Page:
Although spoken in a different context, the words of the Lord Jesus are equally applicable to marriage: “It must needs be that offences [stumblings] come” (Mat 18:7 KJV). Two human beings in the closest and most invested of human relationships are destined to experience conflict sometime in their relationship. And this is not a failure or an indication that your marriage is not of the Lord. Quite the opposite. As mentioned in a previous article, God employs marriage to confront us with the need for change within ourselves. This is all part of the curriculum in God’s education and finishing school.
Sadly, we are conditioned from childhood (or maybe from Adam) to view each conflict as a situation in which one must win and the other has to lose. When this occurs in a marriage, the reality is that no one wins, and ultimately the marriage and both spouses lose. While one spouse may appear to have won and obtained the desired end, he or she has really lost in the eyes of the marriage partner. A small wedge has been inserted in the “oneness” of the marriage that has the potential to progress deeper and to widen the gap. What I am positing is that when conflict arises in a marriage, a couple should search for a win-win situation. This does not automatically mean compromise, although it might entail it. This article is not so much a primer on conflict resolution as a confession from a man who grew up on inner-city playgrounds and developed a fierce competitive desire to win at all costs. I ultimately discovered that, in human relationships, it was the perfect formula for losing.
Do we have any scriptural guidance for this critical part of our married lives? “Work out your own salvation with fear and trembling. For it is God which worketh in you both to will and to do of his good pleasure” (Php 2:12,13 KJV). Paul addressed here an issue of contention between two sisters in the assembly, as well as other possible problems. That is the context. Yet the principle leaps over the boundaries of context and is valuable as an insight to the resolution of all relationship difficulties. I appreciate that many view this as an individual working out what God has worked within – our salvation. But you will indulge my view for this moment. (“Salvation” is used by Paul in many different contexts, as in Php 1:19.)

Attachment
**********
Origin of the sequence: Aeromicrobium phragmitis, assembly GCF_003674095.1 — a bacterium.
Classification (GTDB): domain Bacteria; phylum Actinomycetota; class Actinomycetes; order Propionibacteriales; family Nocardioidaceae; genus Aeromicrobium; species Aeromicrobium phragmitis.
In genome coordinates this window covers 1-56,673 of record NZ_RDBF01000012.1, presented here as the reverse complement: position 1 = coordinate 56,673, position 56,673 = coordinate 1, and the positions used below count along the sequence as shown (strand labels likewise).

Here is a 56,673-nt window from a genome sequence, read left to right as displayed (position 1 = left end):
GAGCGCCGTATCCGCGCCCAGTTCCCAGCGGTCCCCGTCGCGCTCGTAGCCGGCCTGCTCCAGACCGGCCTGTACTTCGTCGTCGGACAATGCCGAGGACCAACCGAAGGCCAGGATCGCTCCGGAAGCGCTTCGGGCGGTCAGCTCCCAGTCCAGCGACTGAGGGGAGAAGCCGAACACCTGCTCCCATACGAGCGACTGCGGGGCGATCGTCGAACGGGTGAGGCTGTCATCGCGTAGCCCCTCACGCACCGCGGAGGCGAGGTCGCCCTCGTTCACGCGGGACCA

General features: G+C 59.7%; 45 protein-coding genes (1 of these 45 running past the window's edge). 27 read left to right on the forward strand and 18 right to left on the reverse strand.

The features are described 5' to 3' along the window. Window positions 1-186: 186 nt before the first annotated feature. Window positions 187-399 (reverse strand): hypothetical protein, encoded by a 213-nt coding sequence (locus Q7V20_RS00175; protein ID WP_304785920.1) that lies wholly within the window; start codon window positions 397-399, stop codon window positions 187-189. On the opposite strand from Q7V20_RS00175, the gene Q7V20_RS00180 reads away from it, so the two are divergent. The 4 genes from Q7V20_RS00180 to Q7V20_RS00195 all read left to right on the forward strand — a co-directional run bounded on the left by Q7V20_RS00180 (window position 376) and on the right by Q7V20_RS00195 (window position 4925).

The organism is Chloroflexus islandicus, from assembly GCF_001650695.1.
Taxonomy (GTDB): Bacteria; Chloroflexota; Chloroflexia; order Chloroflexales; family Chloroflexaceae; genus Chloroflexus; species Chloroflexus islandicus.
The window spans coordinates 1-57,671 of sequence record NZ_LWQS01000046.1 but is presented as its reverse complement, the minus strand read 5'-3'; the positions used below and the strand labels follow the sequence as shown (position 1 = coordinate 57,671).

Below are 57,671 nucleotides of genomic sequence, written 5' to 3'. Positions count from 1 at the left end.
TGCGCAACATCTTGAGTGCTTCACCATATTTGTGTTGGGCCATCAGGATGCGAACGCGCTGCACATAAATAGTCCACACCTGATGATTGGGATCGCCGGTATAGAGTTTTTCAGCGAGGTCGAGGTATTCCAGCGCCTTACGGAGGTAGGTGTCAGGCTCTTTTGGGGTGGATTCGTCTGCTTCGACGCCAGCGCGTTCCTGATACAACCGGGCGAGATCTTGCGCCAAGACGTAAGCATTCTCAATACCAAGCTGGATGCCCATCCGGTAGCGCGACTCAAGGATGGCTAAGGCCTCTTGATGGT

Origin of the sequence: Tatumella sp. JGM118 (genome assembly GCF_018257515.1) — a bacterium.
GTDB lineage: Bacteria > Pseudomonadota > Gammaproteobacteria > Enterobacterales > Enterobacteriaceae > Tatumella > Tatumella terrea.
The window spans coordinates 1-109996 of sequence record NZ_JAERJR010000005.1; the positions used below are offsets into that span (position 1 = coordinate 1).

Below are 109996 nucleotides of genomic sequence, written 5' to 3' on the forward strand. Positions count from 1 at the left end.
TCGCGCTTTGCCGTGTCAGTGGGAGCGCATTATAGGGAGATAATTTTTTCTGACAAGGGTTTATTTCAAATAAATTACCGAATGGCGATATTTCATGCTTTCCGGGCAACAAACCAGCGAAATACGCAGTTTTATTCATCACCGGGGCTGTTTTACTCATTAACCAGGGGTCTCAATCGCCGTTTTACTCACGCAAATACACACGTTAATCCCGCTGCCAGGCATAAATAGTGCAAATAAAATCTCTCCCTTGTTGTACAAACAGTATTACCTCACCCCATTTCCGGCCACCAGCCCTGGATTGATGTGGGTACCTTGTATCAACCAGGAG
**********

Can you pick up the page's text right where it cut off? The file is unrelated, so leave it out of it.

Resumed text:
Every relationship difficulty must be approached with the mindset of the perfect example, our Lord Jesus, as given to us in verses 5-8. With that as a starting point, notice that the Spirit of God urges each to take personal responsibility. We are called upon to work out the problem. As a couple faces the reality of an issue that could divide them, they should recommit to a “we” mentality which views the problem as attacking their marriage; never view the spouse as the problem. “We” have a problem which is affecting our marriage and “we” need to find an answer to it! Take responsibility for finding an answer.